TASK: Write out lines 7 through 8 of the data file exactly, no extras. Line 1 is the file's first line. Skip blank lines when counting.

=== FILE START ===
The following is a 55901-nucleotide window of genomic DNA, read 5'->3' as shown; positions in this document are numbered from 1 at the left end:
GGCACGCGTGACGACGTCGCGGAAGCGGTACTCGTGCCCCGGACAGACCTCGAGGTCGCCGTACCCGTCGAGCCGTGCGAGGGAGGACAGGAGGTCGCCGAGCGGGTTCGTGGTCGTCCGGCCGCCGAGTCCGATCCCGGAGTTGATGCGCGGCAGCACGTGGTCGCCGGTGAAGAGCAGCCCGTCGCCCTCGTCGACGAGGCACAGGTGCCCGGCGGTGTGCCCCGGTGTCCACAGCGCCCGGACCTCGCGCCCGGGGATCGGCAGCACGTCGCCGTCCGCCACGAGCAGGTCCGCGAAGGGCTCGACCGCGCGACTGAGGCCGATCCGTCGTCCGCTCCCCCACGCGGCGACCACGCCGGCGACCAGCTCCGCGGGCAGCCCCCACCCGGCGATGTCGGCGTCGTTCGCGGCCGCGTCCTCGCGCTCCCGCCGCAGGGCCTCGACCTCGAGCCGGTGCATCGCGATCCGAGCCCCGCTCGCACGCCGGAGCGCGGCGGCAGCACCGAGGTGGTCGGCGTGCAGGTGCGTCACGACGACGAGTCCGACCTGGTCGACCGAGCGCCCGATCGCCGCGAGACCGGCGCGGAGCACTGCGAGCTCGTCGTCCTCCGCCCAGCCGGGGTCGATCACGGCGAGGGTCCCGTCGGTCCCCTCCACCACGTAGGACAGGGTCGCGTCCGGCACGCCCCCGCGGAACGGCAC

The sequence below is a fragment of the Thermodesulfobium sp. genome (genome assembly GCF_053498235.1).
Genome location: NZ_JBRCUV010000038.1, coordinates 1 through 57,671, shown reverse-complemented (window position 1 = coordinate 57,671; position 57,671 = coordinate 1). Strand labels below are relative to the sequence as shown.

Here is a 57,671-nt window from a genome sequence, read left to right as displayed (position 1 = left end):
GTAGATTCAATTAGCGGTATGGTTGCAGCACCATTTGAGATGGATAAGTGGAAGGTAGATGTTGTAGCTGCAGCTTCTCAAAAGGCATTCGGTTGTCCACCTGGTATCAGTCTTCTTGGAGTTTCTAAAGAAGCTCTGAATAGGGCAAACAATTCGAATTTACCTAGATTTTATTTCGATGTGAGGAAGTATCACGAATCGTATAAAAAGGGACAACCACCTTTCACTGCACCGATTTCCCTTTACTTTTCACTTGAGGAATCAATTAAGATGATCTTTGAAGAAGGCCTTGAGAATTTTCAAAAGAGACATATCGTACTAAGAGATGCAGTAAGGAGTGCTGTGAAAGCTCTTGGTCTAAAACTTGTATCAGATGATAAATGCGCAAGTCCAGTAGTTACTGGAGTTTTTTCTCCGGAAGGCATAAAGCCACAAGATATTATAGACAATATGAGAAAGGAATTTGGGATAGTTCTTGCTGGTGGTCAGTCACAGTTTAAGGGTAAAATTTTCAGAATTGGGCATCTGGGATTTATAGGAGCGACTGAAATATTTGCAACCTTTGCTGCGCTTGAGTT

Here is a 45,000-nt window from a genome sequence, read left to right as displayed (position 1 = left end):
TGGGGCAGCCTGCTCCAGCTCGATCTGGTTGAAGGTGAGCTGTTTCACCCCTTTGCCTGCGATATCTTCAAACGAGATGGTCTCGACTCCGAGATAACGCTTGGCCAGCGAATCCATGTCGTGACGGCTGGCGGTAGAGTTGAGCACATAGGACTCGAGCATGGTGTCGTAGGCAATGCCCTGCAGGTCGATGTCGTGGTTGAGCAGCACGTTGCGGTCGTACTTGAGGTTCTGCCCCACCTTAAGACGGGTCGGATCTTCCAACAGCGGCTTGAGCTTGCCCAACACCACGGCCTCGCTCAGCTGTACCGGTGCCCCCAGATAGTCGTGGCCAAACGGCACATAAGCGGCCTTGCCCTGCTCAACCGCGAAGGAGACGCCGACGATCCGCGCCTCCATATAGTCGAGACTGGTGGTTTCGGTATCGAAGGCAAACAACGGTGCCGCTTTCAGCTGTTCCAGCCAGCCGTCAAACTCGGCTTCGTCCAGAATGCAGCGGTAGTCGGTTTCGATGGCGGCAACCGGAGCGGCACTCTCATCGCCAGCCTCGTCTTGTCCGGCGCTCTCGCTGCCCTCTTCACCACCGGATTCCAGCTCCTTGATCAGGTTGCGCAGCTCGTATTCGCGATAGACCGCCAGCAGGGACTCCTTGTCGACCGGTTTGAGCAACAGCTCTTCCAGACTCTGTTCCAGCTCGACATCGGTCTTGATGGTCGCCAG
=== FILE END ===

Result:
Here is a 45,000-nt window from a genome sequence, read left to right as displayed (position 1 = left end):
TGGGGCAGCCTGCTCCAGCTCGATCTGGTTGAAGGTGAGCTGTTTCACCCCTTTGCCTGCGATATCTTCAAACGAGATGGTCTCGACTCCGAGATAACGCTTGGCCAGCGAATCCATGTCGTGACGGCTGGCGGTAGAGTTGAGCACATAGGACTCGAGCATGGTGTCGTAGGCAATGCCCTGCAGGTCGATGTCGTGGTTGAGCAGCACGTTGCGGTCGTACTTGAGGTTCTGCCCCACCTTAAGACGGGTCGGATCTTCCAACAGCGGCTTGAGCTTGCCCAACACCACGGCCTCGCTCAGCTGTACCGGTGCCCCCAGATAGTCGTGGCCAAACGGCACATAAGCGGCCTTGCCCTGCTCAACCGCGAAGGAGACGCCGACGATCCGCGCCTCCATATAGTCGAGACTGGTGGTTTCGGTATCGAAGGCAAACAACGGTGCCGCTTTCAGCTGTTCCAGCCAGCCGTCAAACTCGGCTTCGTCCAGAATGCAGCGGTAGTCGGTTTCGATGGCGGCAACCGGAGCGGCACTCTCATCGCCAGCCTCGTCTTGTCCGGCGCTCTCGCTGCCCTCTTCACCACCGGATTCCAGCTCCTTGATCAGGTTGCGCAGCTCGTATTCGCGATAGACCGCCAGCAGGGACTCCTTGTCGACCGGTTTGAGCAACAGCTCTTCCAGACTCTGTTCCAGCTCGACATCGGTCTTGATGGTCGCCAG